Special Issue "Obesity and Bariatric/Metabolic Surgery: Risks, Outcomes, Prognosis, and Development Trends"
Deadline for manuscript submissions: closed (15 September 2023) | Viewed by 8276
2. INSERM, Nutrition and Obesity: Systemic Approach (NutriOmics) Research Unit, Sorbonne Université, Paris, France
Interests: obesity; bariatric; complication; precision medicine; surgery; metabolic surgery
Bariatric practice is moving toward precision medicine and surgery. Recent advances in the understanding of the pathophysiology of obesity and associated metabolic diseases (e.g., type 2 diabetes, hypertension, dyslipidemia) have enabled the identification of implications in clinical features, the development of precise diagnostic methods or targeted therapy, and the accurate prediction of “metabolic prognosis” after weight loss intervention, including bariatric surgery (BS). BS provides long-term weight loss, and revisional surgery is increasingly being performed either in cases of insufficient weight loss or for chronic complications. While the safety profile of BS is constantly improving, efforts should be focused on identifying predicting factors and optimal treatments of severe postoperative morbidity and of metabolic response in primary and revisional settings to define the outcomes in all surgical situations. In addition, the fantastic improvement of metabolic features following surgery has demonstrated that the gastrointestinal tract is a key organ in metabolic regulation and, therefore, a rational target for interventions aimed at treating metabolic disorders (e.g., metabolic surgery). Several recent randomized clinical trials have demonstrated that bariatric/metabolic surgery causes greater improvement of type 2 diabetes and reduction in cardiovascular risk compared with lifestyle modification and medical therapies and regardless of weight loss at the long term, allowing a paradigm shift. With the recent COVID-19 pandemic, telemedicine is rapidly being applied to bariatric practice for optimal follow-up. All these discoveries have improved the clinicians’ approach to diagnosis, treatment, and the prediction of prognosis after weight loss interventions in different settings. The aim of this Special Issue is to highlight recent advances in the context of obesity and bariatric/metabolic surgery.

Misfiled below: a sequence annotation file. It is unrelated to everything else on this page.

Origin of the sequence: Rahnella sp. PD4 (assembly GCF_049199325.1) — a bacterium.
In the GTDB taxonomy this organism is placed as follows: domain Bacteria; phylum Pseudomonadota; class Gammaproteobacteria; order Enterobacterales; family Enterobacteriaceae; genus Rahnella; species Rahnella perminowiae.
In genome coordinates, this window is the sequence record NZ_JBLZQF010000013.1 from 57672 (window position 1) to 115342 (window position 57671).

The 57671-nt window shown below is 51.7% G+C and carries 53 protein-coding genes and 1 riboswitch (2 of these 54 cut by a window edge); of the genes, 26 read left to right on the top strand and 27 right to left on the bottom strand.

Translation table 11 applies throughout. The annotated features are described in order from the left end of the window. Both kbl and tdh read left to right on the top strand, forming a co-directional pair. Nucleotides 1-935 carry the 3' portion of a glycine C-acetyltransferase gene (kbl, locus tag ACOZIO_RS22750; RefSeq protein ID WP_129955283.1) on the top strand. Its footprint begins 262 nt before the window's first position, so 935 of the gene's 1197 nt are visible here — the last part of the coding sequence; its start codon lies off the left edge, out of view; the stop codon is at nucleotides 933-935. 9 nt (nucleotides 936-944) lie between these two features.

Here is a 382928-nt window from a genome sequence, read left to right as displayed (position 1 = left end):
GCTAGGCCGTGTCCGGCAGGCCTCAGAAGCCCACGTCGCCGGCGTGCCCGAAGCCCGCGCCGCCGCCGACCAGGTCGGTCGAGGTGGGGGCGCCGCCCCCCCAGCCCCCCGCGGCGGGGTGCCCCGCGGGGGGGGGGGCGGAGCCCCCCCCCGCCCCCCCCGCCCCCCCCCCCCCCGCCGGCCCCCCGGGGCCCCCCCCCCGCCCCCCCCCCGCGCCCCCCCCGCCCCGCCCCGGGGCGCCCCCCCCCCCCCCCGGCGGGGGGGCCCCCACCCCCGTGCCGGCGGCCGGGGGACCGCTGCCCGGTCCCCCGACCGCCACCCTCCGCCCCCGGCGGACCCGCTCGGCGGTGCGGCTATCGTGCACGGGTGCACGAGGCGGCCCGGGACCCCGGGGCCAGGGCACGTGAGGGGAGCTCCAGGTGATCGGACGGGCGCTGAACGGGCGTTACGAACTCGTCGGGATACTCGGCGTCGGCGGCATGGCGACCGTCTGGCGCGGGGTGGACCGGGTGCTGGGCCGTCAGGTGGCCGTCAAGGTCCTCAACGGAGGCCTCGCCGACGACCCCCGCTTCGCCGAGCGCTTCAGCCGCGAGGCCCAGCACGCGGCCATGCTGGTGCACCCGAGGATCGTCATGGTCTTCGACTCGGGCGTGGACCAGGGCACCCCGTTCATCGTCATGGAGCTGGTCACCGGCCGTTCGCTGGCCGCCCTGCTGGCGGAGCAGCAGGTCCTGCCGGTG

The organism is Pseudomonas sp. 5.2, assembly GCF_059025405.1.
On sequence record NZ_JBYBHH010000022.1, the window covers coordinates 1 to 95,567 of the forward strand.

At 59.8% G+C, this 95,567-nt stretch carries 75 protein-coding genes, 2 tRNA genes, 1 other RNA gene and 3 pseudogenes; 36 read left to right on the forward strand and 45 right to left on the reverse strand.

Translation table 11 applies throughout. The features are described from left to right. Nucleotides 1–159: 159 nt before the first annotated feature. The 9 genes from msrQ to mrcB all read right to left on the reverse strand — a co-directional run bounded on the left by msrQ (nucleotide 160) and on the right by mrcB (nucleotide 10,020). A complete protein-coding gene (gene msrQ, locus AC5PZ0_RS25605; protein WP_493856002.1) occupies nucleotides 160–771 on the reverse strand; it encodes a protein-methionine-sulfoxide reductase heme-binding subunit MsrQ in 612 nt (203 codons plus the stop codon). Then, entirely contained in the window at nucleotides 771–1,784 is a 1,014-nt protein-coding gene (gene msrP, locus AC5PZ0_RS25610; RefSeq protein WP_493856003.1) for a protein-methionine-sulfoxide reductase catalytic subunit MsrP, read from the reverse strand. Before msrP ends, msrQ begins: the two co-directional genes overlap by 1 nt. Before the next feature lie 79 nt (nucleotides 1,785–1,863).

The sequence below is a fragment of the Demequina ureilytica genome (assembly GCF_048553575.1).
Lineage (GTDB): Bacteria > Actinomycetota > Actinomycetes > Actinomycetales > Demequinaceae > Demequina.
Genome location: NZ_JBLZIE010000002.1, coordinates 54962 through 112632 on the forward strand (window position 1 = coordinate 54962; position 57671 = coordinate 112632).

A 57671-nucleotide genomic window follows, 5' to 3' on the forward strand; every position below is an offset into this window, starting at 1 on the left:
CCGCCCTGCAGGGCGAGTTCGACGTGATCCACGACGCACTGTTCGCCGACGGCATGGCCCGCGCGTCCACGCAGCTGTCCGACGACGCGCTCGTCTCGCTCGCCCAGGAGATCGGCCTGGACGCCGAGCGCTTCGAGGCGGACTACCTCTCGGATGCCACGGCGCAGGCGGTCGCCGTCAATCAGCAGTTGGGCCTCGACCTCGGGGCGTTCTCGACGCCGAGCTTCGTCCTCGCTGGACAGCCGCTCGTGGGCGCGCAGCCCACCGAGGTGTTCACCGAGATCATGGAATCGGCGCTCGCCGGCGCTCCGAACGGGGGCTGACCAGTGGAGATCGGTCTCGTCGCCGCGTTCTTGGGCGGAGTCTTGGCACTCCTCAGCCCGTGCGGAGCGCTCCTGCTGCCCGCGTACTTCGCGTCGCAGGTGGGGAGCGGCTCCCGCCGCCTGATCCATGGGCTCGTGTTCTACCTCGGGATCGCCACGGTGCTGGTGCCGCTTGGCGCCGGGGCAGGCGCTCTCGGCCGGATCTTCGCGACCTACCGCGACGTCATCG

Dr. Laurent Genser
Manuscript Submission Information
Manuscripts should be submitted online at www.mdpi.com by registering and logging in to this website. Once you are registered, click here to go to the submission form. Manuscripts can be submitted until the deadline. All submissions that pass pre-check are peer-reviewed. Accepted papers will be published continuously in the journal (as soon as accepted) and will be listed together on the special issue website. Research articles, review articles as well as short communications are invited. For planned papers, a title and short abstract (about 100 words) can be sent to the Editorial Office for announcement on this website.
Submitted manuscripts should not have been published previously, nor be under consideration for publication elsewhere (except conference proceedings papers). All manuscripts are thoroughly refereed through a single-blind peer-review process. A guide for authors and other relevant information for submission of manuscripts is available on the Instructions for Authors page. Journal of Clinical Medicine is an international peer-reviewed open access semimonthly journal published by MDPI.
Please visit the Instructions for Authors page before submitting a manuscript. The Article Processing Charge (APC) for publication in this open access journal is 2600 CHF (Swiss Francs). Submitted papers should be well formatted and use good English. Authors may use MDPI's English editing service prior to publication or during author revisions.